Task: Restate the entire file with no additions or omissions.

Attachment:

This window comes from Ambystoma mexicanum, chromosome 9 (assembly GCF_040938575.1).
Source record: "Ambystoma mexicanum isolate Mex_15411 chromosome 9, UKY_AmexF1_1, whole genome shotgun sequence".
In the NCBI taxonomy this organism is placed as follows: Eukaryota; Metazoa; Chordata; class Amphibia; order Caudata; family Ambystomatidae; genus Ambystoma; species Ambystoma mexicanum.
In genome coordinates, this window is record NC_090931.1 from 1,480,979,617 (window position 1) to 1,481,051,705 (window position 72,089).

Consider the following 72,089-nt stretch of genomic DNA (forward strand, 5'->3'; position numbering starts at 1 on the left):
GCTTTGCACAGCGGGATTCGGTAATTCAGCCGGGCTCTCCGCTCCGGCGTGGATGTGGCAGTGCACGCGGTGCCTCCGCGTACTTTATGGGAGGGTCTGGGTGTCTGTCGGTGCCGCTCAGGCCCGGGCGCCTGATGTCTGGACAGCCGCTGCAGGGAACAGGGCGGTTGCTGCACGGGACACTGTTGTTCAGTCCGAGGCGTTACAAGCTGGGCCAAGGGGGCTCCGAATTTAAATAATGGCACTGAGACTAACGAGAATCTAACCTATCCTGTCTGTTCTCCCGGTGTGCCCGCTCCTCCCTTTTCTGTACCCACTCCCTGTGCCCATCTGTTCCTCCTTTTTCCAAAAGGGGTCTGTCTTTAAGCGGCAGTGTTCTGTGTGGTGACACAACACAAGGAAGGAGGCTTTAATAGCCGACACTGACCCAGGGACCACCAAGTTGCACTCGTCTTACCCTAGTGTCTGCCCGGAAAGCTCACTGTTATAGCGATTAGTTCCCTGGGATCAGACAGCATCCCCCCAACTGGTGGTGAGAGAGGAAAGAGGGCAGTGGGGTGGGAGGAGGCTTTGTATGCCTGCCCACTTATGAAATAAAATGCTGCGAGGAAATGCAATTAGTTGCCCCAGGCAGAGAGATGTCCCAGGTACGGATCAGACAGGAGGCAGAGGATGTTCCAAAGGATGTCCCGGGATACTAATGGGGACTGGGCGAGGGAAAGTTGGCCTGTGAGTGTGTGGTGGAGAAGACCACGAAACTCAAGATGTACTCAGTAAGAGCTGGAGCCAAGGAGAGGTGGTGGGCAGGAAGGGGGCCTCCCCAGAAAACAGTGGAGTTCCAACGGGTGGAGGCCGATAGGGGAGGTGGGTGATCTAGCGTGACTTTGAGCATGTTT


This window comes from Ambystoma mexicanum, chromosome 9 (assembly GCF_040938575.1).
Source record: "Ambystoma mexicanum isolate Mex_15411 chromosome 9, UKY_AmexF1_1, whole genome shotgun sequence".
In the NCBI taxonomy this organism is placed as follows: Eukaryota; Metazoa; Chordata; class Amphibia; order Caudata; family Ambystomatidae; genus Ambystoma; species Ambystoma mexicanum.
In genome coordinates, this window is record NC_090931.1 from 1,480,979,617 (window position 1) to 1,481,051,705 (window position 72,089).

Consider the following 72,089-nt stretch of genomic DNA (forward strand, 5'->3'; position numbering starts at 1 on the left):
GCTTTGCACAGCGGGATTCGGTAATTCAGCCGGGCTCTCCGCTCCGGCGTGGATGTGGCAGTGCACGCGGTGCCTCCGCGTACTTTATGGGAGGGTCTGGGTGTCTGTCGGTGCCGCTCAGGCCCGGGCGCCTGATGTCTGGACAGCCGCTGCAGGGAACAGGGCGGTTGCTGCACGGGACACTGTTGTTCAGTCCGAGGCGTTACAAGCTGGGCCAAGGGGGCTCCGAATTTAAATAATGGCACTGAGACTAACGAGAATCTAACCTATCCTGTCTGTTCTCCCGGTGTGCCCGCTCCTCCCTTTTCTGTACCCACTCCCTGTGCCCATCTGTTCCTCCTTTTTCCAAAAGGGGTCTGTCTTTAAGCGGCAGTGTTCTGTGTGGTGACACAACACAAGGAAGGAGGCTTTAATAGCCGACACTGACCCAGGGACCACCAAGTTGCACTCGTCTTACCCTAGTGTCTGCCCGGAAAGCTCACTGTTATAGCGATTAGTTCCCTGGGATCAGACAGCATCCCCCCAACTGGTGGTGAGAGAGGAAAGAGGGCAGTGGGGTGGGAGGAGGCTTTGTATGCCTGCCCACTTATGAAATAAAATGCTGCGAGGAAATGCAATTAGTTGCCCCAGGCAGAGAGATGTCCCAGGTACGGATCAGACAGGAGGCAGAGGATGTTCCAAAGGATGTCCCGGGATACTAATGGGGACTGGGCGAGGGAAAGTTGGCCTGTGAGTGTGTGGTGGAGAAGACCACGAAACTCAAGATGTACTCAGTAAGAGCTGGAGCCAAGGAGAGGTGGTGGGCAGGAAGGGGGCCTCCCCAGAAAACAGTGGAGTTCCAACGGGTGGAGGCCGATAGGGGAGGTGGGTGATCTAGCGTGACTTTGAGCATGTTT